Tuesday, 9 February 2010

A Wordful of worlds

Close your eyes. For one tightly held moment. This moment here. Now. Or there. Back then. A moment ago. A century ago. A day-an-hour-a second ago. No matter. All matter. Any time. Now... Just take it. Make it. Hold it as your own.

Eyes closed now. Pinpricks of light. Picked out. Like a tattoo. Neon bright. Necklace tight. Bright-Light-Tight. Falling before your eyes - a curtain of exquisite rain. Beating time. Drilling down. Deep-earth-down, Until we are here. There. Somehow where. In this tunnel. Beneath your feet.In your dream-sleep. Awake in mind. Beside. Self. I. You. Me. They. Beside. Me. Too.

I am reflecting on the way you can recreate the beauty of particles in writing. This month I am composing a piece for BBC Radio 3 to mark the switching on of the Large Hadron Collider. And somehow, however much I try to stick to the brief - to create a lexicon of terms - I feel it all slipping away, and the impulse is to use words like particles instead - as things which change and mutate, can contain their opposite in the beat of millisecond, meaning and sense appearing only to disappear again.

Like everything to do with particle physics, even if you are a scientist, there is the sheer madness of trying to capture for one fleeting second the invisible and the dichotomy that forces you to face, the looking glass you go through, passing to the other side only to see that you are in two places at once and in no place at all.

Keith Tyson is passionate about science, the way it forges new knowledge and breaks boundaries. In my interview with him in this month's Cern Courier, he makes the case for science and art respecting their differences and being quite separate. And somehow this all makes sense. Because in difference, space and distance, we can fully be ourselves. But both have this in common: art and science are means by which we forge new knowledge and sometimes that is lost in our understanding of them. Whilst science creates knowledge through experiments, tried and tested, art creates knowledge in how we relate to the world, each other and to ourselves.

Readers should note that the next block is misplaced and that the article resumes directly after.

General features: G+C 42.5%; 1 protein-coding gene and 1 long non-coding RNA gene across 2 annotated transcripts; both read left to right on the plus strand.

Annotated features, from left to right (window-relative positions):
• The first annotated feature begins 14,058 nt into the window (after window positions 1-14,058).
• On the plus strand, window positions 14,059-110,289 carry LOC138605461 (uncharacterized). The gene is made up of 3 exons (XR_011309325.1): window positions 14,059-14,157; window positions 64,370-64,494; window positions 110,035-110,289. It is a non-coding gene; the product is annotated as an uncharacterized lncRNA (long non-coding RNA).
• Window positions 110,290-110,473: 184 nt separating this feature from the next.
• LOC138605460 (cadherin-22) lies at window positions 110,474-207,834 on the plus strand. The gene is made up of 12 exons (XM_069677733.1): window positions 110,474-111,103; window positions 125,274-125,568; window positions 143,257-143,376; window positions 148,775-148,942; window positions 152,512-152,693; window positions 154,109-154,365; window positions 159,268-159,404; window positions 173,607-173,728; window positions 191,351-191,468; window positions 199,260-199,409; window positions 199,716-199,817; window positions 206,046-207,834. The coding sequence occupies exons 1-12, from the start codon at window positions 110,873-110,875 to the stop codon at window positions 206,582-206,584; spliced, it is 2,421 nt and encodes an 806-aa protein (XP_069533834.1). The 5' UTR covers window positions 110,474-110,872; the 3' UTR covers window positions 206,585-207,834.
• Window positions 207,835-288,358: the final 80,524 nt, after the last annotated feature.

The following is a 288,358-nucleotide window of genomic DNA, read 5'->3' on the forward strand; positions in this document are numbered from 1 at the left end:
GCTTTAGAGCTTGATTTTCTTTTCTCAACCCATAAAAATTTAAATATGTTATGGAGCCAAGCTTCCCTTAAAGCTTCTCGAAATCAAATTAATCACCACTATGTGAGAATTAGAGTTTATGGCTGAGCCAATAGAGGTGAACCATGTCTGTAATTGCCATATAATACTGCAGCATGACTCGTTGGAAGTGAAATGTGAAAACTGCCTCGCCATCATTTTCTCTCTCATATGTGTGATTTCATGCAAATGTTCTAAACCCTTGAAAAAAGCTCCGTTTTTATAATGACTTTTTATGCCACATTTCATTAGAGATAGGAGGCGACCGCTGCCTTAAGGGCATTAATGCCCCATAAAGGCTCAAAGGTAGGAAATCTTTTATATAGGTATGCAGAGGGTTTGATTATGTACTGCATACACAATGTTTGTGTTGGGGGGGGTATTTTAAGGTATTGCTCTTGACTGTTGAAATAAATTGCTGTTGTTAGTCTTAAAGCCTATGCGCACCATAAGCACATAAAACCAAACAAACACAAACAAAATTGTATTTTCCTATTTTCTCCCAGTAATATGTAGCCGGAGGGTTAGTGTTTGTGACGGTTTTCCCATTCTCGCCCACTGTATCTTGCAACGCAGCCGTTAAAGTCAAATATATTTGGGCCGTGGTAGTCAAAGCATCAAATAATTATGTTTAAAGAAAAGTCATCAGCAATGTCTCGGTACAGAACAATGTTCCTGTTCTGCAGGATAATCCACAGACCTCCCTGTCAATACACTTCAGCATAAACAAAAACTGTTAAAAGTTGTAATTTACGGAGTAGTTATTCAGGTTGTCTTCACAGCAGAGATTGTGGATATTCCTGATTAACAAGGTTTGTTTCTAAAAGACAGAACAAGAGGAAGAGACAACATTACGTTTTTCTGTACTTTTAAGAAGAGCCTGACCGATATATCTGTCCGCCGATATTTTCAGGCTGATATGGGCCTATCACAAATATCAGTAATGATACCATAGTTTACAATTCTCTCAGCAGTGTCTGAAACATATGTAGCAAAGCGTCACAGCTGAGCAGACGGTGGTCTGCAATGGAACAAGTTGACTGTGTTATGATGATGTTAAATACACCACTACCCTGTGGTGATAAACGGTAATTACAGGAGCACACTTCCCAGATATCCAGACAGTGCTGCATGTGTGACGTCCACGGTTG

For artists who engage with science, sometimes the challenge is to stay afloat in the swimming pool of knowledge, as the swiss artist Christian Gozenbach has called it. It is so seductive, that sometimes it feels as if the artist may drown in a pool of understanding, where everything is to be prooved, once the possibilities have been explored.

And so back to my pool of words. How to engage with gravitinos and muons and quarks and convey them to an audience who loves words? Do I dive straight into dictionary definitions, or does the act of writing become the process which, just by being, shows the space-time-gravity of the words which are used to denote particles, some of which, may only exist in the imagination of the scientists who dreamt them up? The creative process...experimenting, exploring, then evaluating...same difference and yet something in between...

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